Saturday is World AIDS Day, a time when we take stock of where we are globally in the fight against the disease and — according to its mission — show support for people living with HIV.

KQED’s Joshua Johnson had an unusually moving way of going about showing support on this morning’s air. He interviewed our colleague Mark Trautwein, editor of KQED’s Perspectives series. Much to my own surprise, Trautwein has been living with HIV, as Johnson describes, since a time when diagnosis was thought to be a death sentence.

Johnson wanted to explore the cost of the disease — not its emotional toll, but real dollars. Their four minute interview this morning was one of those times where you just stop and listen. And reflect. And peer right into someone else’s life.

Trautwein is one of 1.2 million Americans living with HIV/AIDS. As a health reporter, I find total treatment dollars are so huge they’re sometimes hard to grasp. But Johnson and Trautwein put a very real face on what it costs — from check ups to blood tests to endless prescriptions — to stay alive.

What follows is a lightly edited transcript of their conversation. But if you can, please listen here to the longer version. You won’t be sorry:

Joshua Johnson: Mark, give me some examples of how much you spend on your medications. What do you take? What does it cost you with insurance, and what would it cost retail without insurance?

Mark Trautwein: I currently take 11 prescriptions drugs, a number of over the counter drugs, and some vitamins as well. If I did not have insurance, the retail cost of those medications would be about $45,000 a year. I pay approximately $1,500 a year in co-pays for those medications.

Joshua Johnson: What kind of insurance do you have?

Mark Trautwein: I’m a retired federal employee, so I have my insurance provided through the federal government. I have a Blue Cross/Blue Shield, a kind of standard fee for service plan.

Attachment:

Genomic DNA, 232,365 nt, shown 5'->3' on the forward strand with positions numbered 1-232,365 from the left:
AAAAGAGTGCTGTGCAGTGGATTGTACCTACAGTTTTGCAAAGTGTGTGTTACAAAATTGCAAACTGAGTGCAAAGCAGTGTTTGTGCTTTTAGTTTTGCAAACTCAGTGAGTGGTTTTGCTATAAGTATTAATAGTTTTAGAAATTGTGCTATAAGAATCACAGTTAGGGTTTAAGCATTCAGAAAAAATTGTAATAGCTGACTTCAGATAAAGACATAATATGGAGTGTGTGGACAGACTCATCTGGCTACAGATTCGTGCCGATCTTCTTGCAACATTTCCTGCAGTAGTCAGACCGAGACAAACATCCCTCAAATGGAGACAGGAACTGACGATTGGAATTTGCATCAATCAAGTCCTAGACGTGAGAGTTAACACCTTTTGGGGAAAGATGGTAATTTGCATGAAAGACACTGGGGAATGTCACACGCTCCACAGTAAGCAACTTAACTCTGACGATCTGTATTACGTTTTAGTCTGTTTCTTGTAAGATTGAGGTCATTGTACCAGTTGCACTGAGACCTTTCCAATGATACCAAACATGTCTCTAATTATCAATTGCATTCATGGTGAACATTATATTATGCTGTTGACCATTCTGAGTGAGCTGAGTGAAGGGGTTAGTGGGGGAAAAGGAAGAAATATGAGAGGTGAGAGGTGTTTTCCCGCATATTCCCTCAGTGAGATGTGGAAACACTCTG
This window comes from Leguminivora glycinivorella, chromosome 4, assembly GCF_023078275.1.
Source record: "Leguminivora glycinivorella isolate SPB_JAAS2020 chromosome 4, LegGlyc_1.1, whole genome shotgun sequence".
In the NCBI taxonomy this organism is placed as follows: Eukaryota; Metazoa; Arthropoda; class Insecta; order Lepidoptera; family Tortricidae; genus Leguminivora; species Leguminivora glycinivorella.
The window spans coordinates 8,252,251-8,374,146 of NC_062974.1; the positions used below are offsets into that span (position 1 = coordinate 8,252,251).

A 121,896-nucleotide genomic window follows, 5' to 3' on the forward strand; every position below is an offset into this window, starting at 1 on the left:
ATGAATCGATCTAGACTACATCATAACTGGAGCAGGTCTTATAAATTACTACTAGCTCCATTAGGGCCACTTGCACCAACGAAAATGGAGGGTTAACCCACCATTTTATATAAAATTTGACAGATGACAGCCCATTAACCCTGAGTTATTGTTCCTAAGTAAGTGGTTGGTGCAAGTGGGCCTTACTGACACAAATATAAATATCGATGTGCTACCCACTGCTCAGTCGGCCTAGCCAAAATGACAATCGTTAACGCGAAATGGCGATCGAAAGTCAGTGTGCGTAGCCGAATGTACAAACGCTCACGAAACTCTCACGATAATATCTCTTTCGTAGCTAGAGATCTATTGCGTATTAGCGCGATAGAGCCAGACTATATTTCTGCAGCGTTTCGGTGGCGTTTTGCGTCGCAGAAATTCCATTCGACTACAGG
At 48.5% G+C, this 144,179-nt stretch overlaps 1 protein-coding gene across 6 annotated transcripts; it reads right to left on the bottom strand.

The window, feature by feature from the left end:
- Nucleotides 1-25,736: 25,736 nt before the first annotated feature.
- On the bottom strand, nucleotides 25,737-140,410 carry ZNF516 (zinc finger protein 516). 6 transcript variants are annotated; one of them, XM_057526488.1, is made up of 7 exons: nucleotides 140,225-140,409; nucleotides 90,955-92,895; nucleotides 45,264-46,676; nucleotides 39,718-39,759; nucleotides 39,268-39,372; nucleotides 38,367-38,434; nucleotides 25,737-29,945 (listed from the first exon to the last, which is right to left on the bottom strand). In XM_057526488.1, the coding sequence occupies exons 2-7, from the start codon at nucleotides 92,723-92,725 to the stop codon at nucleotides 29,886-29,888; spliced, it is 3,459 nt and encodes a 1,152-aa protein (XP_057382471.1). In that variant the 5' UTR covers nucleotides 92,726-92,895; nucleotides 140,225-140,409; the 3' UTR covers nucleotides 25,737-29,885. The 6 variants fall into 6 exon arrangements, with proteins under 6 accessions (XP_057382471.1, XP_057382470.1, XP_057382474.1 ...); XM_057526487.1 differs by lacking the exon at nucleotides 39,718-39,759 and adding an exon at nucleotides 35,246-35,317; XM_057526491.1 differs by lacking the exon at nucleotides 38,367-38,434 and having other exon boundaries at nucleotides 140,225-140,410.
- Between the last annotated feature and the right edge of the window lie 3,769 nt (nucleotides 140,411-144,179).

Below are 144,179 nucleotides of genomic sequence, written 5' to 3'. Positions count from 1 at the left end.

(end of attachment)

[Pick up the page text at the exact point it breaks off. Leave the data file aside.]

Joshua Johnson: How often — if at all — has paying for all of this care become difficult or unnerving?

Mark Trautwein: Part of the definition of living with AIDS is that you’re uncomfortable. You’re not certain about anything. The future doesn’t really belong to you. It’s one of the other costs, by the way, of this disease is you lose sense that the future is something you can rely on. You’re always uncertain. You never know whether that infection you have is just another flu, like anybody else gets, or whether it’s a dagger pointed at your heart.

Joshua Johnson: There are also other costs that go along with your HIV-related care — generally with being healthy — doctors visits and blood tests and so on. Even for a relatively healthy person with insurance, a single blood test can be $300-400.

Mark Trautwein: Then there’s also the costs of the associated conditions that you may acquire as part of your course with HIV. A big issue for me has been cardiovascular disease that has been totally related, in my case, to having HIV and taking the meds for it. That’s put me through five angioplasties over 12 years. Each one of those angioplasties costs up to $60,000. Each one of those, I pay only several thousand dollars each, because I am insured. But the costs of not just your medications, not just your doctor visits, not just your blood tests, but the associated diseases and conditions that also have to be treated can be quite enormous and unknowable until you enter into them.

At this point, time forces Johnson to wrap up the interview, thanking Trautwein and reminding listeners that Trautwein has lived with HIV for 30 years. Mark Trautwein’s reply, in an upbeat voice, gave me goosebumps.

“I’m just happy to be here,” he said.


Read Mark Trautwein’s New York Times Op-Ed piece, Death Sentence that Defined My Life.

If you’re living with HIV — or another costly chronic illness — share your story with us.

What is the Cost of Living with HIV? 29 November,2012Lisa Aliferis


Lisa Aliferis

Lisa Aliferis is the founding editor of KQED’s State of Health blog. Since 2011, she’s been writing and editing stories for the site. Before taking up blogging, she toiled for many years (more than we can count) producing health stories for television, including Dateline NBC and San Francisco’s CBS affiliate, KPIX-TV. She also wrote up a handy guide to the Affordable Care Act, especially for Californians. Her work has been honored for many awards. Most recently she was a finalist for “Best Topical Reporting” from the Online News Association. You can follow her on Twitter: @laliferis

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